The Bears, on the other hand, are playing up the disrespect angle. Given that it was a forgone conclusion that whichever team won the NFC Championship would be the automatic underdog, this is an easy route to take. While the defense is not the dominant unit it was earlier in the season, it is still is a formidable bunch. Full of speedy ball hawks, it can give opposing offenses fits. Was anyone else surprised to see who the closest Bear defender was to Reggie Bush on the 88 yard catch-and-run play in the title game? Brian Urlacher, that’s who. The man outraced two DB’s to get within sniffing distance of perhaps the single most explosive player in the game. Unreal. Manning and Co. will always have to know where #54 is, and adjust accordingly. Additionally, running the ball on these guys will not be easy for Indy.
On the offensive side, Grossman has done exactly what has been expected – manage the game, don’t take crazy chances, limit turnovers and put the team in position to win. The offense hasn’t been flashy, but it has been effective. The key in the Super Bowl for either team will be getting the lead. Both teams play much better from ahead, as most teams do. The Colts pass rush becomes lethal in obvious passing situations, while Chicago seems to simply bury teams once it has the lead – check the Saints game for a perfect example.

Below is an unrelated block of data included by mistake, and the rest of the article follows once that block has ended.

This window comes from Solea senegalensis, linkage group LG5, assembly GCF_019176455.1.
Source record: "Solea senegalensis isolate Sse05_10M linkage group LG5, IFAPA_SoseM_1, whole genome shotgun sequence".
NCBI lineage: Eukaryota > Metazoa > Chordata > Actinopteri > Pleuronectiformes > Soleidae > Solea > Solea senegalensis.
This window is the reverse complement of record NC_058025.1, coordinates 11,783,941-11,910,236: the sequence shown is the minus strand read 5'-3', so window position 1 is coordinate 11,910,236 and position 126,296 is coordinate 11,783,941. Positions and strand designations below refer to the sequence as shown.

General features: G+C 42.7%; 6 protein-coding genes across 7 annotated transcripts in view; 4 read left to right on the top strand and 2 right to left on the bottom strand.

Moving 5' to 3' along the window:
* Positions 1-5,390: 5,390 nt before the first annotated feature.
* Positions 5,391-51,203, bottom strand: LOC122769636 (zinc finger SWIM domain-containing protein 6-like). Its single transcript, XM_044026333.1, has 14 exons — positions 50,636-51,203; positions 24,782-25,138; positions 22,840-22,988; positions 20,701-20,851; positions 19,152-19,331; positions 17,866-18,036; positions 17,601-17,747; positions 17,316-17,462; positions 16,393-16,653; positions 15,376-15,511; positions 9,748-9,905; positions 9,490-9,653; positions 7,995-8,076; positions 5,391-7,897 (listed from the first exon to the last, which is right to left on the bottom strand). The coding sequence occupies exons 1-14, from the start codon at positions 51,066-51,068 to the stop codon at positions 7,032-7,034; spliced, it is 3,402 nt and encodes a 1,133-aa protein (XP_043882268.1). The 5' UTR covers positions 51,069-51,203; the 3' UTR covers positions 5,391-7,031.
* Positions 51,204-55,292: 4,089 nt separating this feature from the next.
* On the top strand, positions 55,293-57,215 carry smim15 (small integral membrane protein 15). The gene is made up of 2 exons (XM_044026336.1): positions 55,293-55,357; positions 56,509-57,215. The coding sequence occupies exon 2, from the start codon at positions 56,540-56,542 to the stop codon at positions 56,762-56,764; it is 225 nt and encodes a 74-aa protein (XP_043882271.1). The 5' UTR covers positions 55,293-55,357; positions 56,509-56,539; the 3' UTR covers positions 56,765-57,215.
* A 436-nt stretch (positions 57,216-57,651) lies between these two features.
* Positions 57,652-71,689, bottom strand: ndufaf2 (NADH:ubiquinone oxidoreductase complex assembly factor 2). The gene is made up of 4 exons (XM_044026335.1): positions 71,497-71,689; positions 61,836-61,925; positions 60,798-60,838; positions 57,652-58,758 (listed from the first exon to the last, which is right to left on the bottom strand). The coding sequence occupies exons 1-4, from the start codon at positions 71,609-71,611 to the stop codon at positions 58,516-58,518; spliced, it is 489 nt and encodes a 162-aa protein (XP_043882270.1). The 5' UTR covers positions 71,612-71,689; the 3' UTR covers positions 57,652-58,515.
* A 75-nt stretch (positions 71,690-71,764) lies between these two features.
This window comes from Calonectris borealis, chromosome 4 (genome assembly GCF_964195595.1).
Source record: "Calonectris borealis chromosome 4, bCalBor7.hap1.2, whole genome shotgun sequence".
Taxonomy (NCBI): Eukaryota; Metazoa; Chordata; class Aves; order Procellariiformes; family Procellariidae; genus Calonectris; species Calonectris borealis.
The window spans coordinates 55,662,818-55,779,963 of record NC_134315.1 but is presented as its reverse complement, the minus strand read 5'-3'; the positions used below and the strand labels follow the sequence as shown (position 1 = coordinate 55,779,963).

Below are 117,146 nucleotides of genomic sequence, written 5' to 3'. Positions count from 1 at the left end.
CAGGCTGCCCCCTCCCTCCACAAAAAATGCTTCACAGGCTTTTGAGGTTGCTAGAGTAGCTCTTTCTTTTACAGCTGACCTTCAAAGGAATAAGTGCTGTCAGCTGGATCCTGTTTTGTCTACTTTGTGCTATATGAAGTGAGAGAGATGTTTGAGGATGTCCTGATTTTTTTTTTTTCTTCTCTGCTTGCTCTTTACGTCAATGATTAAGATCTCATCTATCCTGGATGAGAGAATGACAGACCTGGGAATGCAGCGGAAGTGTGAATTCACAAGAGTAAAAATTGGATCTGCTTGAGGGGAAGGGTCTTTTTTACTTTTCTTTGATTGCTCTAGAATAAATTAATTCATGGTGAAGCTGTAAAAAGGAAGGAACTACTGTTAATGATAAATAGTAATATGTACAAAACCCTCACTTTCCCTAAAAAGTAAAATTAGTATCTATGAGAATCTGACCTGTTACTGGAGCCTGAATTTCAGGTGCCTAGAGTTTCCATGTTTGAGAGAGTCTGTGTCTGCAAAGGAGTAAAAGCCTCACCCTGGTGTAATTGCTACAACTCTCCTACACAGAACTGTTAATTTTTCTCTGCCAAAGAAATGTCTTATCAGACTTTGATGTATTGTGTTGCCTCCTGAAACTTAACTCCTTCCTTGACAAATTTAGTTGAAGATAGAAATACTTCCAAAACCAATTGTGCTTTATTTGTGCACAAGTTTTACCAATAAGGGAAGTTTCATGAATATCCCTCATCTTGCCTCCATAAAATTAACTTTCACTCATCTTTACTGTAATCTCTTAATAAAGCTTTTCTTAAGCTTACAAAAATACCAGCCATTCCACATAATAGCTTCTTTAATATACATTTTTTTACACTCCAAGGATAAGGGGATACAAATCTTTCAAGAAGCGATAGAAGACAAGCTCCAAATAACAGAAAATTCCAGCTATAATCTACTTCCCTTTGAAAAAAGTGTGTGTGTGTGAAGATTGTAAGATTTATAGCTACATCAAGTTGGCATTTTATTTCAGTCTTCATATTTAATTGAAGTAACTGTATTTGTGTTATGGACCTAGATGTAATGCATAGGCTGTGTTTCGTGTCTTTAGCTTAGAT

Which team, then, gets the edge? Initially, I was all over the Colt bandwagon, with the whole monkey off the back angle. Lately I’ve been wavering back to the Bears, and it’s been like a tennis match in my head. The predictions:
The game will be unusually high scoring - Two teams with very little Super Bowl experience between them could be easily forced into mistakes, which will lead to quick points.
Special Teams will be a huge factor – the Indy units have been among the worst in the NFL, and Devin Hester is a weapon the likes of which the NFL has never seen before. How he got less press than Dante Hall in 2003 puzzles me – he had a much better season, and Hall was getting MVP consideration at one point that year. Hester will be a factor even if he never touches the ball, but the hunch here is that he makes some magic at some point in this game.